The cost of allergies, and the increasing number of people carrying “Epipen” reflects the fact that Allergies are on the increase – and this is probably because of over-zealous protection of children by anxious parents. Chris Smith in The Times 24th Feb 2014 reports:Feeding your baby peanut butter cuts risk of allergies. If this applies to other allergies (which is likely) then we have the evidence to reduce rather than increase our expenditure on allergies.
Regularly feeding peanut butter to babies cuts their chances of developing an allergy by more than 80 per cent, a study has concluded.
A surge in peanut allergies in recent decades appears to have been partly driven by faulty health advice that told parents to avoid nuts, researchers said.
Babies shielded from peanuts were much more likely to develop allergies, the study found, prompting calls for the NHS to issue fresh guidance to parents.
Professor Gideon Lack, head of paediatric allergy at King’s College London, who led the study, said: “I believe this does settle the question. One can confidently say that introducing peanuts early to the infant diet will prevent the development of peanut allergy.”
Peanut allergies were almost unknown two decades ago, but have doubled in the past 10 years, with about 3 per cent of children now suffering. Medical advice introduced in 1998 said that young children should avoid peanuts, although this advice was withdrawn ten years later. “In part the rise in peanut allergy over the past few decades can be explained by the avoidance of peanuts,” said Professor Lack.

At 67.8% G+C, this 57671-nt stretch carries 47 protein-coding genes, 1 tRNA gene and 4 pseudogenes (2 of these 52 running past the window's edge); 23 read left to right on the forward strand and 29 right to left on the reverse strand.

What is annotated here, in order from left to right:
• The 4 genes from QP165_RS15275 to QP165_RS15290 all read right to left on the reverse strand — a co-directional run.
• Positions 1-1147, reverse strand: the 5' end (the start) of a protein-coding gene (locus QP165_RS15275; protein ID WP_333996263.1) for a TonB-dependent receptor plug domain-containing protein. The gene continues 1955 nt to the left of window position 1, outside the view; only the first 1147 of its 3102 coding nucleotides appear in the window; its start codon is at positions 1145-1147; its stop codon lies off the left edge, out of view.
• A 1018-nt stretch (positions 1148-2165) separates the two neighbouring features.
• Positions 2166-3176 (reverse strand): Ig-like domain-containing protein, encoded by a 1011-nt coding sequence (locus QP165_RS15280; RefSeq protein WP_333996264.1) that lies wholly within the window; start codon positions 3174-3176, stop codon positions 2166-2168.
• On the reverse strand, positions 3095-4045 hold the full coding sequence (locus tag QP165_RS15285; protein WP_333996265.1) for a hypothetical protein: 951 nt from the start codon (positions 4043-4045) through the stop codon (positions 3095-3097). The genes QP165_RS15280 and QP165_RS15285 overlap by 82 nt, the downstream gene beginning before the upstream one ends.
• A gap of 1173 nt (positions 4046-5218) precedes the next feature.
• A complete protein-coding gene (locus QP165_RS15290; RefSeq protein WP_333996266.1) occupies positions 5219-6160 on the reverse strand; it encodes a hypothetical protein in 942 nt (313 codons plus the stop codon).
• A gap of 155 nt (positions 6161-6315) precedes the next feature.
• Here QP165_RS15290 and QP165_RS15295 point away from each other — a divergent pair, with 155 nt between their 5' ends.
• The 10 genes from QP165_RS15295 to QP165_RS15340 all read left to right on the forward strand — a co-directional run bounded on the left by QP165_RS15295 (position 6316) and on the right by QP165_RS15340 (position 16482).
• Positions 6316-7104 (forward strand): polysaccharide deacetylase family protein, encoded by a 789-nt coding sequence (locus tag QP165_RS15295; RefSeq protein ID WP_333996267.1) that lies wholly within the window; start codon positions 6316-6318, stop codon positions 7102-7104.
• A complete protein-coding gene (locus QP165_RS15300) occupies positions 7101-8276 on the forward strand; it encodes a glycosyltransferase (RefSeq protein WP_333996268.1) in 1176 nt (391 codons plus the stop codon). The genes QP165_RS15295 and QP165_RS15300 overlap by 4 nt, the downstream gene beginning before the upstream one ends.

He looked at 640 children thought to be at risk of peanut allergies because they had eczema or were allergic to eggs. Half were told to avoid peanuts and half were told to eat the equivalent of three peanut-buttered slices of toast a week, which Professor Lack said they generally enjoyed. Of the 530 children with no signs of peanut allergy at the start of the study, 13.7 per cent of those who avoided nuts were allergic by age five, compared to 1.9 per cent of those who had peanuts regularly.
Of the remaining children who did have signs of allergy as babies, 35.3 per cent of those who ate no nuts developed allergies, compared to 10.6 of those who ate nuts regularly, according to data in the New England Journal of Medicine.
Professor Lack said that these children might need to see a doctor, but parents of children at lower risk should give their babies peanuts. “Once the infants have been successfully weaned to solids, ideally at four or five months, they should start consuming peanut products such as butter or snacks on a regular basis,” he said.
Researchers in Cambridge are looking into curing peanut allergies by gradually exposing children to small quantities of peanut protein, but this is done under close medical supervision. “Generally it’s easier to prevent a disease if you know how to do so than to treat it,” Professor Lack said.
Both studies support the theory that allergy is caused when babies are first exposed to peanut protein through the skin, triggering the body’s immune response, rather than through the digestive system.
Professor Lack began his study when doubts emerged about advice to avoid peanuts, with one study finding that Jewish children in London who were not routinely given peanuts were ten times as likely to develop allergies as Jewish children in Israel, where babies are introduced to peanuts early.